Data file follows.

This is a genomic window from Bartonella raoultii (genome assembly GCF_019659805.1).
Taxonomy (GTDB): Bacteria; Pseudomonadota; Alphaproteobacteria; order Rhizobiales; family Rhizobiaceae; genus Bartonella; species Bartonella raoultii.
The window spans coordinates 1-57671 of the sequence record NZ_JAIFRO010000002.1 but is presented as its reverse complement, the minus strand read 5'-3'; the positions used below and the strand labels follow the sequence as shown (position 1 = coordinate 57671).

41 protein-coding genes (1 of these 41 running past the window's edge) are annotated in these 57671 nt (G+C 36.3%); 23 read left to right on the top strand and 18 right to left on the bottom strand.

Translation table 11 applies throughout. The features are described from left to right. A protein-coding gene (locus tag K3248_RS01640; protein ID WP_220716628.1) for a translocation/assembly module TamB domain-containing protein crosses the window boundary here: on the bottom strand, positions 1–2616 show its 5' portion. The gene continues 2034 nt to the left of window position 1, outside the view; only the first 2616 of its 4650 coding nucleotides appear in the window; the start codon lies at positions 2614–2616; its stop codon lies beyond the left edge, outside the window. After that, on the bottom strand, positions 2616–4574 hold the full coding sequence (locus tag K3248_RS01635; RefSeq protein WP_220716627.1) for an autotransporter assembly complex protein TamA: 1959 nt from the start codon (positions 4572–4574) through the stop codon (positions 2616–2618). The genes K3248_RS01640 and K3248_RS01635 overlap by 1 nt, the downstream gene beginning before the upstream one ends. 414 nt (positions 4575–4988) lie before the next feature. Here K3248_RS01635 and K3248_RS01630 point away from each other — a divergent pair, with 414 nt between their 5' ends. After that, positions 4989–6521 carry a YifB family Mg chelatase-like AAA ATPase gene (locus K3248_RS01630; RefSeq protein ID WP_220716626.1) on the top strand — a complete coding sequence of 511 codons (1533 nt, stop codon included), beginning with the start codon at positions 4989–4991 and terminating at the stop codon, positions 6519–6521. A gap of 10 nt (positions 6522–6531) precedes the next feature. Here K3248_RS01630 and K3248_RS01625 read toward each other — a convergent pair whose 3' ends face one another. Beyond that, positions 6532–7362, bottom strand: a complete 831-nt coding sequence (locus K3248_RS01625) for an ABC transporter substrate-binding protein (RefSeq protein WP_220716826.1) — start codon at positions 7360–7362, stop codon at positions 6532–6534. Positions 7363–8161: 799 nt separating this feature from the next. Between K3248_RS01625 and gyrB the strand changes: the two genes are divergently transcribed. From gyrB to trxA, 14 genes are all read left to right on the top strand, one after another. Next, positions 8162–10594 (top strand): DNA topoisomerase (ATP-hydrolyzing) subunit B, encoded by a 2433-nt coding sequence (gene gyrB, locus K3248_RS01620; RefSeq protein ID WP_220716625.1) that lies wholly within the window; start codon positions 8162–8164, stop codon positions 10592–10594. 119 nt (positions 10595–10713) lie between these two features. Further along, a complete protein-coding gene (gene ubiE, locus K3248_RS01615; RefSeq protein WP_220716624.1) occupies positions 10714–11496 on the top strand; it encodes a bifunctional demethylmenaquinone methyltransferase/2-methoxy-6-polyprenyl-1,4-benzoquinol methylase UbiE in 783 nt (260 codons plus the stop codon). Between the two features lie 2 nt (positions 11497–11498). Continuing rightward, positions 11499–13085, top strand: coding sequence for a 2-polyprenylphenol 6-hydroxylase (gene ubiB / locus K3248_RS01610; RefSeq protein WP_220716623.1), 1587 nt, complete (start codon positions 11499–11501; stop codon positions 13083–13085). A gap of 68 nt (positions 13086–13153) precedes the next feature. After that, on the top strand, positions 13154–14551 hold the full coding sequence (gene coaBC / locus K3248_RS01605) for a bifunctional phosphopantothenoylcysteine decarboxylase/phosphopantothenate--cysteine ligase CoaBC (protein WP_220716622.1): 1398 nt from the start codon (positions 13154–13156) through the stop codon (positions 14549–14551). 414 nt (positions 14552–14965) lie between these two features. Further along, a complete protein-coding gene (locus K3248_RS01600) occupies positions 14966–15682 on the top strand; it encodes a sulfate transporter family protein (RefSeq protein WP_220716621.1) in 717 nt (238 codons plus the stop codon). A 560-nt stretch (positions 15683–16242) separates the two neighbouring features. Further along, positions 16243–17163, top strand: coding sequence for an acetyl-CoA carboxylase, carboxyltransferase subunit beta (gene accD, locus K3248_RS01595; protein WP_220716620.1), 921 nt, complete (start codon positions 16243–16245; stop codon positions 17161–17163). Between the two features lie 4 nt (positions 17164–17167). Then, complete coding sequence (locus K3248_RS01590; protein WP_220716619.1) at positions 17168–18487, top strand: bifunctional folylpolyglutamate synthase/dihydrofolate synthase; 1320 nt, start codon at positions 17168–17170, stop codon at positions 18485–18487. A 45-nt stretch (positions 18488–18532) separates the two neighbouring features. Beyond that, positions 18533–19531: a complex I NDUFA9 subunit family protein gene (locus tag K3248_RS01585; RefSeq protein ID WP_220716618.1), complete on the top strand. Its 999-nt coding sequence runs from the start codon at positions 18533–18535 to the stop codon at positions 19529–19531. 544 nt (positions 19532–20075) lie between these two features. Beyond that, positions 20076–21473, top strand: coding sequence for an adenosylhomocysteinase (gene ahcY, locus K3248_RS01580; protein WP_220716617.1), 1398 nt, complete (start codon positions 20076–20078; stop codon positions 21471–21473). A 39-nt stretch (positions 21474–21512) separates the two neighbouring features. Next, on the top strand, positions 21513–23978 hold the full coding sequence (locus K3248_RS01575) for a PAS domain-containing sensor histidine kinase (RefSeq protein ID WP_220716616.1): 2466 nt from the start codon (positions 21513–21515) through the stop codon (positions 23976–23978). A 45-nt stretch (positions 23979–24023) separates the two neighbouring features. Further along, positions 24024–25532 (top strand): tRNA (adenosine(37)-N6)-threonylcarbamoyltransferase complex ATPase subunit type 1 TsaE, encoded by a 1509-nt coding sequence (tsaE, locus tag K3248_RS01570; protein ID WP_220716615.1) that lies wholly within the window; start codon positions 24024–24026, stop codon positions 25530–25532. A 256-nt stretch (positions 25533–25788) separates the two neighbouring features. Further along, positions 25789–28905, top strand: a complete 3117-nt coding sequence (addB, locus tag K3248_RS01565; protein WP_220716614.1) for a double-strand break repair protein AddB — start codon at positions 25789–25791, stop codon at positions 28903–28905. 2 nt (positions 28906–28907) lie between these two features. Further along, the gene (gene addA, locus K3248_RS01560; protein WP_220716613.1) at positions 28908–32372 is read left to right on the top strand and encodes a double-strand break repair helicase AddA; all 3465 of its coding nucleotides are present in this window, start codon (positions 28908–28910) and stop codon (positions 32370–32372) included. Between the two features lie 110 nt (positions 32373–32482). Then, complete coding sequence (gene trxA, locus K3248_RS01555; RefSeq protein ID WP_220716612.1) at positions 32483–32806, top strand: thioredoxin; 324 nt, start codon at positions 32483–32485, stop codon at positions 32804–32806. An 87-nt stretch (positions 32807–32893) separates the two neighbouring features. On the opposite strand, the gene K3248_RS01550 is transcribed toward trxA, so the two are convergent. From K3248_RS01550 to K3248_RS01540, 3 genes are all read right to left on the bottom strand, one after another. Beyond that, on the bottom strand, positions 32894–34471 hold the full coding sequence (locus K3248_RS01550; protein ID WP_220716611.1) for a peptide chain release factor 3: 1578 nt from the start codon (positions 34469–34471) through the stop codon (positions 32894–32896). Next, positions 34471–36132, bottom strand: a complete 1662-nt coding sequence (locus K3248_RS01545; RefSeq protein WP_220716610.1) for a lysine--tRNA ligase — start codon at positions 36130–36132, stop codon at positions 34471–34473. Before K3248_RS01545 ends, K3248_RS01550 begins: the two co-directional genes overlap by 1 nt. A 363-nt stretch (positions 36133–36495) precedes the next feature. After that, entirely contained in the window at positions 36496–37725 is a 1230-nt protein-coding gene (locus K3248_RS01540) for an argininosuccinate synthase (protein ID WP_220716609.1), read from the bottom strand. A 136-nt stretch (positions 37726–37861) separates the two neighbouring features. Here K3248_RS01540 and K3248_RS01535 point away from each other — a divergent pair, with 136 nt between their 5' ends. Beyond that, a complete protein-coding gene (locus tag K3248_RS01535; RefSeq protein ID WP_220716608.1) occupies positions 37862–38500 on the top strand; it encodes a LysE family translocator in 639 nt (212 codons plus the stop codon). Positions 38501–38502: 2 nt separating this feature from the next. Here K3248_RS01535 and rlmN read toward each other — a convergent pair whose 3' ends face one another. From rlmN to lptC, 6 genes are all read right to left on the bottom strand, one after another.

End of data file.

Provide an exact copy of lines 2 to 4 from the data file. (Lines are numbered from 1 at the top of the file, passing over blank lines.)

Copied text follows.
Taxonomy (GTDB): Bacteria; Pseudomonadota; Alphaproteobacteria; order Rhizobiales; family Rhizobiaceae; genus Bartonella; species Bartonella raoultii.
The window spans coordinates 1-57671 of the sequence record NZ_JAIFRO010000002.1 but is presented as its reverse complement, the minus strand read 5'-3'; the positions used below and the strand labels follow the sequence as shown (position 1 = coordinate 57671).

41 protein-coding genes (1 of these 41 running past the window's edge) are annotated in these 57671 nt (G+C 36.3%); 23 read left to right on the top strand and 18 right to left on the bottom strand.